PLANS to use a garden for a riverside cafe seating area have sparked concerns from residents over privacy and overlooking.

The application for 16 Salisbury Street, which was discussed by Fordingbridge Town Council’s planning committee last week, is seeking use of the outside area - from a residential garden to cafe seating area. The plans also include two single-storey outbuildings and demolition of an existing one, decking and fencing, as well as an alteration to a pedestrian right of way.

The application was previously discussed last month but councillors said more information was needed.

Planning committee chair Councillor Diane Paton said there had been amendments to the plans and that privacy had been addressed “as far as the applicant can”.

She said one of the outbuildings would only be used for “low key” food preparation.There would also be lattice fencing with planting along the boundary and the decking to help with “shielding”.

However, during the meeting concerns were raised by residents over privacy and visual intrusion still not being addressed.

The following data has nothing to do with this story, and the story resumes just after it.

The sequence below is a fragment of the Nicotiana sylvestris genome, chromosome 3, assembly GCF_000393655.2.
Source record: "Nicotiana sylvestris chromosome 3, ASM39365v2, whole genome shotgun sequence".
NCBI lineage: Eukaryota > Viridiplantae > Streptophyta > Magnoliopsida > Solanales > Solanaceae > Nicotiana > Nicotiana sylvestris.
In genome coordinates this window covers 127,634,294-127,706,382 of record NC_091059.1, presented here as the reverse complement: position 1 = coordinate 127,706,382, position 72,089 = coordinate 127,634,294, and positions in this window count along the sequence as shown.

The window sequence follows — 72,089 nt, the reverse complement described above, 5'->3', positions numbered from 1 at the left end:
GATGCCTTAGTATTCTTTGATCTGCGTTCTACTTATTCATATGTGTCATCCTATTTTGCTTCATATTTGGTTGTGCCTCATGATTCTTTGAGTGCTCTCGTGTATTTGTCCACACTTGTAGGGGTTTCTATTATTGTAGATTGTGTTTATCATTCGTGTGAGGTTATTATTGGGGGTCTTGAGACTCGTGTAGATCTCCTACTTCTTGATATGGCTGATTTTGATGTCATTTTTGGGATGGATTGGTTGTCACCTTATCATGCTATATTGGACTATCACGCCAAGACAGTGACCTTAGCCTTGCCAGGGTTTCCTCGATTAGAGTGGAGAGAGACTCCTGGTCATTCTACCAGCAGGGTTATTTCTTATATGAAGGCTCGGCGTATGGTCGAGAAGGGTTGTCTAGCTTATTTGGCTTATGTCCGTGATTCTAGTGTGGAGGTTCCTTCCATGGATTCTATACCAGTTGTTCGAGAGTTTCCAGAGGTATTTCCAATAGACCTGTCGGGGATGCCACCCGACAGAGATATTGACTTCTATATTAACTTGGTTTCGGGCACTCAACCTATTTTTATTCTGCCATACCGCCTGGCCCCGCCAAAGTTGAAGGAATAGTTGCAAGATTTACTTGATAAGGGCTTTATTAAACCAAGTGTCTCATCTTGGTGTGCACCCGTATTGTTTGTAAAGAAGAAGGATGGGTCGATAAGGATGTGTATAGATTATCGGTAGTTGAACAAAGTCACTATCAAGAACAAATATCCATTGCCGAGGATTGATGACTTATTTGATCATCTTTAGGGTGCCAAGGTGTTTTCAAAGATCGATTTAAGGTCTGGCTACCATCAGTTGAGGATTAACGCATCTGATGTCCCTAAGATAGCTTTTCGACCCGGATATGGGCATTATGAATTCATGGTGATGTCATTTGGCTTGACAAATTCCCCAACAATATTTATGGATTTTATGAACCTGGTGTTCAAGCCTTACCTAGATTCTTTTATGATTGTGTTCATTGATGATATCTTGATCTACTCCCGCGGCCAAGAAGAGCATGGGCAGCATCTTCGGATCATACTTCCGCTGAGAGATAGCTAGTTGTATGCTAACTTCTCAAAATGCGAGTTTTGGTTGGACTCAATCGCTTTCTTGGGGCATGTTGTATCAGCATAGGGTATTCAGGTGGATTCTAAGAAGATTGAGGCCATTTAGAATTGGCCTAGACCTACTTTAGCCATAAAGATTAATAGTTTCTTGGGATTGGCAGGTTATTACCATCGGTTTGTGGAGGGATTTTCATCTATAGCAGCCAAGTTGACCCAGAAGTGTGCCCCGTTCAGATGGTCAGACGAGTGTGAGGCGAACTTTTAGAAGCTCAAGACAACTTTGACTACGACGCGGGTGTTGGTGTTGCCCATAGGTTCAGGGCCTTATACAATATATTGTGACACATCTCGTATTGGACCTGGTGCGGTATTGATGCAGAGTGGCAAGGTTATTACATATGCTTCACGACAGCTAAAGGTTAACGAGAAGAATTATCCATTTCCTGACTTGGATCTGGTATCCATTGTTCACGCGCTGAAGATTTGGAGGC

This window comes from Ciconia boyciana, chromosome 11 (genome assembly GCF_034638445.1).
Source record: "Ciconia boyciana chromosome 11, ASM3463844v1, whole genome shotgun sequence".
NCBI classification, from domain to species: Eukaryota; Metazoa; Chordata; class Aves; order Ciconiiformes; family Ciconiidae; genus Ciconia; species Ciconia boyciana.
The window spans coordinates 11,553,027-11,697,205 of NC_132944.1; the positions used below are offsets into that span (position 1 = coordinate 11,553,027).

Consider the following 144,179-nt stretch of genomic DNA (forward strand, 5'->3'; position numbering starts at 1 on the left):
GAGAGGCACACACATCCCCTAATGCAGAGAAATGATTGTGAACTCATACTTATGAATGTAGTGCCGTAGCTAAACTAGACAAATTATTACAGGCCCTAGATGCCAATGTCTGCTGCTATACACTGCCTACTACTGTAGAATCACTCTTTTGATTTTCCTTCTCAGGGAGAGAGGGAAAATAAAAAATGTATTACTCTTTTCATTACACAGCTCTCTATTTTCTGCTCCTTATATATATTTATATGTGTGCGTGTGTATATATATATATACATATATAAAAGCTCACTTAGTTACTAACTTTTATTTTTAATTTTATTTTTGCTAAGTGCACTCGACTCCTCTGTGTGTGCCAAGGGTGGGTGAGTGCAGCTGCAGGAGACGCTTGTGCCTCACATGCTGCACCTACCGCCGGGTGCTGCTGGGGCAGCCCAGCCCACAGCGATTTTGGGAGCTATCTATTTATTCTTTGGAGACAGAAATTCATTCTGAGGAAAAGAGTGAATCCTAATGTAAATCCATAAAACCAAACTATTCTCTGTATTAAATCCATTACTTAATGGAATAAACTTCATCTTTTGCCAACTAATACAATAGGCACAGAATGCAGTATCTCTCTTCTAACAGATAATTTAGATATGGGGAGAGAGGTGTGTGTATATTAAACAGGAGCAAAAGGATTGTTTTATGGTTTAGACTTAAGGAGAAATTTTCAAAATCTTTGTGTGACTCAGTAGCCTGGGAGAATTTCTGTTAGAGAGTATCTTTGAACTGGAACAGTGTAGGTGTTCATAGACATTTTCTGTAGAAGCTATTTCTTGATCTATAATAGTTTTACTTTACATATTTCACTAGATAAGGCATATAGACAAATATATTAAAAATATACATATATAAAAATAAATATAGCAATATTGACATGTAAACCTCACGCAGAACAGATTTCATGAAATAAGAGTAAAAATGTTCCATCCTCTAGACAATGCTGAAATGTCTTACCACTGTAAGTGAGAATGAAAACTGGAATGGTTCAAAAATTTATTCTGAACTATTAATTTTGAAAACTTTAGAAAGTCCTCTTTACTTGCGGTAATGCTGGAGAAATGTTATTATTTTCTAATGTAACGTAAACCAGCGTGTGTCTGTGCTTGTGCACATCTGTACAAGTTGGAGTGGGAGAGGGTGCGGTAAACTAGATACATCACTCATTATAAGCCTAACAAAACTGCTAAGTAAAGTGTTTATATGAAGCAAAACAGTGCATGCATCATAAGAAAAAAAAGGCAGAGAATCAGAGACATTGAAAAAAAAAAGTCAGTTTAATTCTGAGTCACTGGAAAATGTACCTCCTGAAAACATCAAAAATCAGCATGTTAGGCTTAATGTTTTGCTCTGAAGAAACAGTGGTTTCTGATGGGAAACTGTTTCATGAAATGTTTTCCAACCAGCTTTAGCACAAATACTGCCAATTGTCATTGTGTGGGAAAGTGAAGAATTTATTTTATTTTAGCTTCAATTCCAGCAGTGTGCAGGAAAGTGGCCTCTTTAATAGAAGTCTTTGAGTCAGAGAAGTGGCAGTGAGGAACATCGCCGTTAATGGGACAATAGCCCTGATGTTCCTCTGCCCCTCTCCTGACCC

There were also concerns over increased noise, the use of a passageway for public access and the impact of planting laurels.

One resident said there was still a “direct line of sight” into her property and garden and the noise created would be “far beyond any current noise levels”.

She also raised concerns over the decking and its height.

Applicant Peter Cheal said it was only a small amount above what the original land was. He also said the resident’s garden was “well down low” to the pathway and it was a lower area.

Mr Cheal also told the meeting the seating area would be open during summer time for daytime use and not in the evening.

Another resident questioned whether it was needed as there was already other outdoor cafe areas and also felt the plans showed “no respect for people’s privacy”.

“We are trying to enhance Fordingbridge by having the resource that we have there and bring it into the town for the town’s benefit,” added Mr Cheal, who said the plans would also bring employment opportunities to the town.

Councillor Paul Anstey said there were still “great unknowns” over the sights and smells and other issues unresolved, as well as there being questions over whether the garden location was residential or commercial land.

The planning committee voted to recommend refusal.

New Forest District Council as the planning authority will make the final decision on the application.

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